1. no MSDS is available for the controlled product from which the sample was taken; and
  2. the sample of controlled product is less than 10 kilograms.

Instead, the supplier is allowed to apply a label to the lab sample that [section 16(b) of the CPR]:

  1. identifies the product;
  2. identifies the supplier;
  3. gives the chemical identity, or generic chemical identity of any hazardous ingredients, if known;
  4. includes the statement "Hazardous Laboratory Sample" and a telephone number to be called for more information or for emergency purposes; and
  5. has a border as shown in Appendix II.

Where the supplier does not have to provide a full supplier label for a lab sample, the employer is not required to obtain one [section 14 of Ont. Reg.].

Is an MSDS required for a lab sample sent to an independent lab?

The supplier is not required to provide an MSDS for a lab sample if the following conditions are met [section 9(l) of the CPR]:

  1. no MSDS is available for the controlled product from which the sample was taken;
  2. the sample is less than 10 kilograms; and
  3. the sample has a label that meets the requirements of the Controlled Products Regulation [section 16(b) of the CPR], as outlined in the answer to the previous question.

What type of label is required on a lab sample tested in an in-house lab?

No label is required but the lab sample must be identified by a combination of any means of identification and worker education. The combination of identification and education used should enable lab employees handling the sample to identify it, to identify its ingredients and to know where to get more information about the sample if needed [section 15 of Ont. Reg.].

Is an MSDS required for a lab sample that is tested in an in-house lab?

No [section 18(2) of Ont. Reg.].

What type of label is required if a lab sample received from a supplier is transferred from its original container to another container?

No label is required, but the second container must be identified through a combination of any means of identification and worker education. The combination of identification and education used should enable lab employees handling the sample to identify it, to identify its ingredients and to know where to get more information about the sample if needed [section 15 of Ont. Reg.].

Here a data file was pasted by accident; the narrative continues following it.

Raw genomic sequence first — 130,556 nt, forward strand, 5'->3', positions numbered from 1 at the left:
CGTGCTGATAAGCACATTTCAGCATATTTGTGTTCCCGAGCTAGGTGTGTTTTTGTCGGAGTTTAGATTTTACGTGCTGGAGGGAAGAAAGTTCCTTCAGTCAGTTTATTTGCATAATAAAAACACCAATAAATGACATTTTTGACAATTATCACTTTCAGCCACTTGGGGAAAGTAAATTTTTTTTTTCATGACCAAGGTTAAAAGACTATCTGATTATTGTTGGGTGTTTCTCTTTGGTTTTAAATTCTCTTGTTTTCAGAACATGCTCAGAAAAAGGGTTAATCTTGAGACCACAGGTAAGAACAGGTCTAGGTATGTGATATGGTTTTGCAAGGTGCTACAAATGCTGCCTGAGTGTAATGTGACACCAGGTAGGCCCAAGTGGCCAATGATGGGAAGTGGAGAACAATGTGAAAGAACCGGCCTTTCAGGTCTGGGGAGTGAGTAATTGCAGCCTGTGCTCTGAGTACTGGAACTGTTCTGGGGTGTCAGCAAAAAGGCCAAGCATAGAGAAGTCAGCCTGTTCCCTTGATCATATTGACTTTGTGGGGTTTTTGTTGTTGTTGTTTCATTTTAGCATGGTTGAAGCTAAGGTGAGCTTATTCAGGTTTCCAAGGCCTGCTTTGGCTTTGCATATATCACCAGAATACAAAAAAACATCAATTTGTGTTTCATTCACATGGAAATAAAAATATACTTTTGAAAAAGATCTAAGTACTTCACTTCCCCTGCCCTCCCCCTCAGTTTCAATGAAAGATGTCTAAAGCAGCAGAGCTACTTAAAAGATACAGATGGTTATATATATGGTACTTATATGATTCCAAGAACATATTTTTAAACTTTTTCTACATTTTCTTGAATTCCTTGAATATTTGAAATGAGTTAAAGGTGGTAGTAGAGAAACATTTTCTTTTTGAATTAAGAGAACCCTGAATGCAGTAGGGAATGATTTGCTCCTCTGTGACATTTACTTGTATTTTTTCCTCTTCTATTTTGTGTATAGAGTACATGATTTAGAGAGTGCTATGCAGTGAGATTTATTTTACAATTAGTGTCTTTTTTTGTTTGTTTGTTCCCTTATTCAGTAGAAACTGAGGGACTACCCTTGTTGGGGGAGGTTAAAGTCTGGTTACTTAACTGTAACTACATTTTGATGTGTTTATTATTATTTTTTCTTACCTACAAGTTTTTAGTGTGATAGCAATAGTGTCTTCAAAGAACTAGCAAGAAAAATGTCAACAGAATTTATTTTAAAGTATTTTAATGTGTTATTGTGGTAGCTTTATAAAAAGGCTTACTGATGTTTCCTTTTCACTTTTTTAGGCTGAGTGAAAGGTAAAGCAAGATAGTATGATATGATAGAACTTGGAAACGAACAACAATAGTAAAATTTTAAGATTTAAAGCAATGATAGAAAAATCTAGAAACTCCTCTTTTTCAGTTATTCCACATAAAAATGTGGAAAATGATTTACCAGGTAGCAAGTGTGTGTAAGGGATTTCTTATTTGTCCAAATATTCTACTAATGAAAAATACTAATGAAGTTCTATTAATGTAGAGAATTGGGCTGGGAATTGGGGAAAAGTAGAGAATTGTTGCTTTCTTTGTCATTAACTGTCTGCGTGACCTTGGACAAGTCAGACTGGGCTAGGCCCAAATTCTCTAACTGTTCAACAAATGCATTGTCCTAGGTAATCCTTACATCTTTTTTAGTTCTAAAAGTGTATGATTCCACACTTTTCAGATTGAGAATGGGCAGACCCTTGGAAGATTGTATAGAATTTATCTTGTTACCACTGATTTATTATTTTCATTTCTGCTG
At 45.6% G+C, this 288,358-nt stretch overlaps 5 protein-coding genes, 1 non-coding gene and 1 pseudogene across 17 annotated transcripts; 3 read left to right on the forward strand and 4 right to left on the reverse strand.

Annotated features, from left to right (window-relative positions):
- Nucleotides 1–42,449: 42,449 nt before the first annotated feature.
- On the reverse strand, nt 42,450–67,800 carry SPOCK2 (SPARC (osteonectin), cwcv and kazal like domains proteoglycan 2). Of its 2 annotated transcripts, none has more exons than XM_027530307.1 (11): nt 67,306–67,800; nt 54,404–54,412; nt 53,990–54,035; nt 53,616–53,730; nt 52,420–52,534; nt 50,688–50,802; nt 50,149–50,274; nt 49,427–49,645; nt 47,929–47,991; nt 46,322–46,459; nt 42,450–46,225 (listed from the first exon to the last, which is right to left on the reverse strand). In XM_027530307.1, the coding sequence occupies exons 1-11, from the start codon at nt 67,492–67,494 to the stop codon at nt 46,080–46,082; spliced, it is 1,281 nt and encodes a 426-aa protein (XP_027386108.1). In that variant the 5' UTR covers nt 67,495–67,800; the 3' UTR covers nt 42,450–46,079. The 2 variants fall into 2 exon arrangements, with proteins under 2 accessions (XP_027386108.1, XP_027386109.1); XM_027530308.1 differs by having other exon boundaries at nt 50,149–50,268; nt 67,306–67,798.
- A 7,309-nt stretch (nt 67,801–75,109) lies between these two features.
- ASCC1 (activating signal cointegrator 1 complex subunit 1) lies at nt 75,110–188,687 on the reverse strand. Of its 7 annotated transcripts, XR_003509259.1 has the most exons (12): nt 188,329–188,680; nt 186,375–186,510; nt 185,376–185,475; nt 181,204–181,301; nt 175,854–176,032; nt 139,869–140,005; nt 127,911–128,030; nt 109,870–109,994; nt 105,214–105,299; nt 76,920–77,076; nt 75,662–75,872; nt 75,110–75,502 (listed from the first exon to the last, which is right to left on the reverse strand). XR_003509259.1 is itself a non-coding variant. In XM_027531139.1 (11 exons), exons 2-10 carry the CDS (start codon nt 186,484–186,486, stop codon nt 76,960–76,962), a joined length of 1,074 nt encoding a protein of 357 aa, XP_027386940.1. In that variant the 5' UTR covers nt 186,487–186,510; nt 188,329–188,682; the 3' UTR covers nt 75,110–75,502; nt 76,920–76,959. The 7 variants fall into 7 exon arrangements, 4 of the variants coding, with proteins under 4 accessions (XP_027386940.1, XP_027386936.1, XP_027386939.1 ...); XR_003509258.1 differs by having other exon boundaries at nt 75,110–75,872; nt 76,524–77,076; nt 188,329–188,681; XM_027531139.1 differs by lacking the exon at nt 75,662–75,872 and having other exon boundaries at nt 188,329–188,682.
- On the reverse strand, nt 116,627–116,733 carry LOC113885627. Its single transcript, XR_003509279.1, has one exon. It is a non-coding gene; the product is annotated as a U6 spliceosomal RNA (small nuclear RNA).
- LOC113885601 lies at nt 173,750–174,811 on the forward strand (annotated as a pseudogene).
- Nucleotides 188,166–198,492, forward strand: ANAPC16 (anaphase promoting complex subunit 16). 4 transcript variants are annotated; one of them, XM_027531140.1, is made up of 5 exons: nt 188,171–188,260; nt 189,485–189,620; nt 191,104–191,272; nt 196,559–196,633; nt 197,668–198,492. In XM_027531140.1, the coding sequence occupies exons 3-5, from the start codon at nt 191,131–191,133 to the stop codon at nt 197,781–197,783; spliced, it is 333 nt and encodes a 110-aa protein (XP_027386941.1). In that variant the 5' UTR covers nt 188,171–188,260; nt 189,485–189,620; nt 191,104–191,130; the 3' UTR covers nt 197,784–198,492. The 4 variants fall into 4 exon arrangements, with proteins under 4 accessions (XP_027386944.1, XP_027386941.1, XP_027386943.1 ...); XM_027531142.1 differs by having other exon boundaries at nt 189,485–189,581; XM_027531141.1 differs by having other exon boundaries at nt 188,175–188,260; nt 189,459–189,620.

Controlled Products Produced in the Laboratory

What requirements apply to a controlled product that is produced in the lab and intended for regular use in the lab, for example, a reagent used in routine testing?

The employer is required to make a workplace label and an MSDS for a controlled product produced for use in the lab [sections 9(1) and 18(1) of Ont. Reg.]. These requirements are identical to the requirements for controlled products produced in non-laboratory workplaces.

These requirements are intended to apply to a controlled product whose properties and attendant hazards are sufficiently different from those of its parent compounds that the new product warrants such treatment.

These requirements are not intended to apply to a controlled product that is, for example, a dilution. The hazardous properties of the dilute solution would be sufficiently similar to the parent compound that the dilution could be treated as a decanted controlled product (i.e., identification plus education). Any variation in degree of hazard between the dilution and the parent compound could be explained in the worker education program.

What requirements apply to a controlled product that is produced in the lab for research and development purposes?

Neither a workplace label nor an MSDS is required for a controlled product that is produced in a lab for research and development purposes, and that will not be removed from the lab. Instead the employer is permitted to use any combination of identification and education that enables workers to identify the product and obtain such information as is needed for the safe use, storage and handling of the product [section 16 of Ont. Reg.].